The trail on “the north side” is the oldest section, dating from mid 2008 and some minor tweaks in Sept 2009. This area had withstood 4 years of use without too much trouble until the summer of 2012. Numerous muddy pot holes had formed. The result of a very thin layer of material (15mm in some places) and a very narrow line which meant that wheels easily strayed off the edge.
On our previous build weekend we’d patched up the pot holes using our newly sourced Earthline rocks (100mm down). We’d also dug out a slightly extended line near the track crossing. Our plan for this weekend was to resurface the section and hopefully build up some kickers and rollers.
Saturday dawned dry but cold. I arrived at 9am to find Gary Palmer, Richard Barnett and Phil Mayger ready to go. Brandon Hire dropped off the power barrow (muck truck) and compacterisator and we were ready to go. Twenty tonnes of material looming up in the car park and waiting to be moved.
We got straight on with the job – Gary and Richard loading rocks and gravel into the barrow whilst Phil and myself dug out the edges of the trail just before the crossing. Shaun, Stewart and Steffan arrived at 10am and between us we soon had a load of trail filled in.
Phillip Allum and Kristian Price arrived at 11am and were tasked with building some wicker fences to prevent annoying riders from taking short cuts. Elliot Harris provided a bike based traction engine for towing fence building materials.
The material was coming in at a faster rate than we could deal with. As more people turned up then they started using hand barrows as well. This put serious pressure on those of us who were digging out and patching up the old trail.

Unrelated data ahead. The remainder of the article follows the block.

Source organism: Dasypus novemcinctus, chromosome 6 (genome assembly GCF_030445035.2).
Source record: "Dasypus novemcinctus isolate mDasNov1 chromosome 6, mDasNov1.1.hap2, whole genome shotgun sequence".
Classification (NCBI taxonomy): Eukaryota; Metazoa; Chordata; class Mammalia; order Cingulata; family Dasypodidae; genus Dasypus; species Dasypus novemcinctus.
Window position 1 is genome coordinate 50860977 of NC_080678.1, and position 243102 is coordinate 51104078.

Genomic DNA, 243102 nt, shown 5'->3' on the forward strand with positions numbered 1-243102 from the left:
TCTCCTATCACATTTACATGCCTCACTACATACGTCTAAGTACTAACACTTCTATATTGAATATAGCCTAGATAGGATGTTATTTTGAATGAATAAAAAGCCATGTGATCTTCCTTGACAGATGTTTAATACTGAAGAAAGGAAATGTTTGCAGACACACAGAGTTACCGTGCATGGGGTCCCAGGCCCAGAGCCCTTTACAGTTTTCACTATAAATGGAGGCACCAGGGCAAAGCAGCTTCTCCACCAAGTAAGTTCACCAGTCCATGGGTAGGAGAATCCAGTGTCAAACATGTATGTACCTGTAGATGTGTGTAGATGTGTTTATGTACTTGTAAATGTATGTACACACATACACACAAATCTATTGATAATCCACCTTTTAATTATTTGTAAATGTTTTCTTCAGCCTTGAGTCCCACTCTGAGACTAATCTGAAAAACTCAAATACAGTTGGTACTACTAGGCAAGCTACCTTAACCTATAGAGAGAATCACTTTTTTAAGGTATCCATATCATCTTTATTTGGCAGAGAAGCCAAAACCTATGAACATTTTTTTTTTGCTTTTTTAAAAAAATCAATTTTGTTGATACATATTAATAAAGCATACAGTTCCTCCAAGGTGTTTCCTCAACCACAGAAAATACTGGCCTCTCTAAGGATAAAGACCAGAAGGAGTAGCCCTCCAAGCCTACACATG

Chris Hopkinson, Jez, Jerome Crametz and Nigel Gregson joined us in the afternoon. Dion was riding past and got involved in digging. Lee Morgan arrived and there was a bit of a hard man competition to see who could do the most barrow runs.
This section of trail is quite straight and has a drop along its length so we saw it as the ideal place to gain some air via a simple kicker jump. The old rock kicker feature was used as the source for a slightly larger jump with a much longer ramp.
As the day went on then we progressed steadily towards the start of the section. The rock step near the start was raised up to make a more interesting feature.
We think Jerome won the prize for longest distance run in a day with a wheel barrow. At least 15 trips, possibly 20.
By the end of the day then about 18 tonnes of material had been moved and the whole section had been filled in. An amazing result and tribute to the work put in by a group of 16 people on one day.